Create a conversation with consumers

On the back of UNiTE Food packaging, the brand asks consumers to suggest the next flavor. There’s also an email address that goes directly to Paye.

“We want to build in conjunction with our community,” she says. “We want to invite them in.”

UNiTE protein bars, created by Clara Paye, come in five flavors: Bubble Tea, Baklava, Churro, Mexican Hot Chocolate and PB & Jelly.

Design effective packaging

To stand out on shelf and compete with larger brands, UNiTE Food’s packaging boldly calls out the flavor of each bar. “There were thousands of protein bars, but they all looked the same,” Paye says. “It was a sea of brown and creams. So, we came with color, flavor and fun.”

Good packaging, she says, tells the customer what problem will be solved by purchasing a product. That requires designing packaging effectively.

“This is not a place to scrimp,” Paye says. “I know there’s a temptation to use 99designs or some other inexpensive art creation.” Instead, be thoughtful and methodical about your packaging.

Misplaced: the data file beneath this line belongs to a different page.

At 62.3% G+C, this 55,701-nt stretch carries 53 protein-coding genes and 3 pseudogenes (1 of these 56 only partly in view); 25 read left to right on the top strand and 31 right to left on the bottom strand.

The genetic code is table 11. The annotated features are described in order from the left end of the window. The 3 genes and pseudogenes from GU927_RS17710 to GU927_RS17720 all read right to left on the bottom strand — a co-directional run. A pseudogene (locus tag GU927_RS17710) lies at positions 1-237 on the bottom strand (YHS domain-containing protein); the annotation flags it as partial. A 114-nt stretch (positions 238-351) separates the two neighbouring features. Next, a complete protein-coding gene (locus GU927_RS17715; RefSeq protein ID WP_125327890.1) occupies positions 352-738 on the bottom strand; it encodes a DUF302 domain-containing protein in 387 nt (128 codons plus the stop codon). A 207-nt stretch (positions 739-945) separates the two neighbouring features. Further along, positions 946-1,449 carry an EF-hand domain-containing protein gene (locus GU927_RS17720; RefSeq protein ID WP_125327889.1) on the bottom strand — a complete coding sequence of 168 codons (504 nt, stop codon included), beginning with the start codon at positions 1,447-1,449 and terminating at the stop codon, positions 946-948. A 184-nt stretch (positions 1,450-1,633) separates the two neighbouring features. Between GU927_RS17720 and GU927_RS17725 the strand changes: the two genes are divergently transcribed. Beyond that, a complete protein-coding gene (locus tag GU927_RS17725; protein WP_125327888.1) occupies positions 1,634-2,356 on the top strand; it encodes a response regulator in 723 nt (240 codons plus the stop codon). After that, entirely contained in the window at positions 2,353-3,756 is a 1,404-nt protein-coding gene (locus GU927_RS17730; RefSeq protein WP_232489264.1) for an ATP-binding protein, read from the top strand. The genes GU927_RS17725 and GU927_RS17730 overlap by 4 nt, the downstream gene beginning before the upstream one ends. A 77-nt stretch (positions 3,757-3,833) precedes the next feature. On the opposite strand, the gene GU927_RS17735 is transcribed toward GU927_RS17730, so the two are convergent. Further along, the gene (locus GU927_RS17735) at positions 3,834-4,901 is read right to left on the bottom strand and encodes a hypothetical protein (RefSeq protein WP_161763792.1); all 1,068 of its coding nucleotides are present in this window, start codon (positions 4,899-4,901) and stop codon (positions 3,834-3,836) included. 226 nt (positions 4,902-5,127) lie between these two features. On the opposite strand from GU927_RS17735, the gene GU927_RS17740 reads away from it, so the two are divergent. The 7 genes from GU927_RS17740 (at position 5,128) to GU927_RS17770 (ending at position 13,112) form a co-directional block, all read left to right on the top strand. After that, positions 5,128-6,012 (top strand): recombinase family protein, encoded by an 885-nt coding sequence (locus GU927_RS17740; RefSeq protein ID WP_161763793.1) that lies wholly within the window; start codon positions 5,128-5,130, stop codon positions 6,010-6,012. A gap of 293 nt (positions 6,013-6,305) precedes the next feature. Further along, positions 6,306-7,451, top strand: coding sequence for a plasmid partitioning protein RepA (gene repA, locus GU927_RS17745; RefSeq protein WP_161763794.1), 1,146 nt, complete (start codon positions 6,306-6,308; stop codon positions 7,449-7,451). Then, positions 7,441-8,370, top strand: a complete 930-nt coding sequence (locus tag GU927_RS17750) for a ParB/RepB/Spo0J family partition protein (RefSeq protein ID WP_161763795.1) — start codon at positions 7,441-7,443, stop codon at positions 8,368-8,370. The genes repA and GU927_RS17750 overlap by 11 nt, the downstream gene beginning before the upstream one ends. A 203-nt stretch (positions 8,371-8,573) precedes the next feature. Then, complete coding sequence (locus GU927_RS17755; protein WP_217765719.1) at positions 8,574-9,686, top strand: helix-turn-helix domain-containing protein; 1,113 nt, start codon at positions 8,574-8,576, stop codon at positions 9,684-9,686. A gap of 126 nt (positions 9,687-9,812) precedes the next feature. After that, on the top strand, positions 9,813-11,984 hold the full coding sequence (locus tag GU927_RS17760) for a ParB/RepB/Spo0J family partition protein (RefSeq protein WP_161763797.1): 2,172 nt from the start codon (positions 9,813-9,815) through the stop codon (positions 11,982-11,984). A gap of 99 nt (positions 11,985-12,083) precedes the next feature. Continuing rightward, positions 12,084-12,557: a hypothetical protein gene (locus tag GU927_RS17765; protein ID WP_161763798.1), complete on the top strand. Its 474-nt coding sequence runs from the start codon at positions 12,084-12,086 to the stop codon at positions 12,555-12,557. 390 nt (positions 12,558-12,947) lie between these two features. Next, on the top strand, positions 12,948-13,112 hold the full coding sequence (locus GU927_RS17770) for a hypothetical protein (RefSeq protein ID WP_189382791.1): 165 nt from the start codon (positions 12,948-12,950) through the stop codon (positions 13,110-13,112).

Understand what is important to buyers

Yes, new companies need to communicate to potential buyers what makes their business unique and what differentiates their product. However, it’s more important to listen to and understand what is important to a buyer, Paye says.

Discern the necessary commitments and logistics to support the buyer, and make sure you can fulfill these commitments so that products can be delivered on time and in full. Additionally, understand how you will support your products once they are on-shelf to ensure that they will sell.

Also, figure out how you can attract new customers and support charities that are important to retailers. “At the end of the day, it’s 'how are you going to make their life easier?'” Paye says.

Be a true partner to your co-manufacturer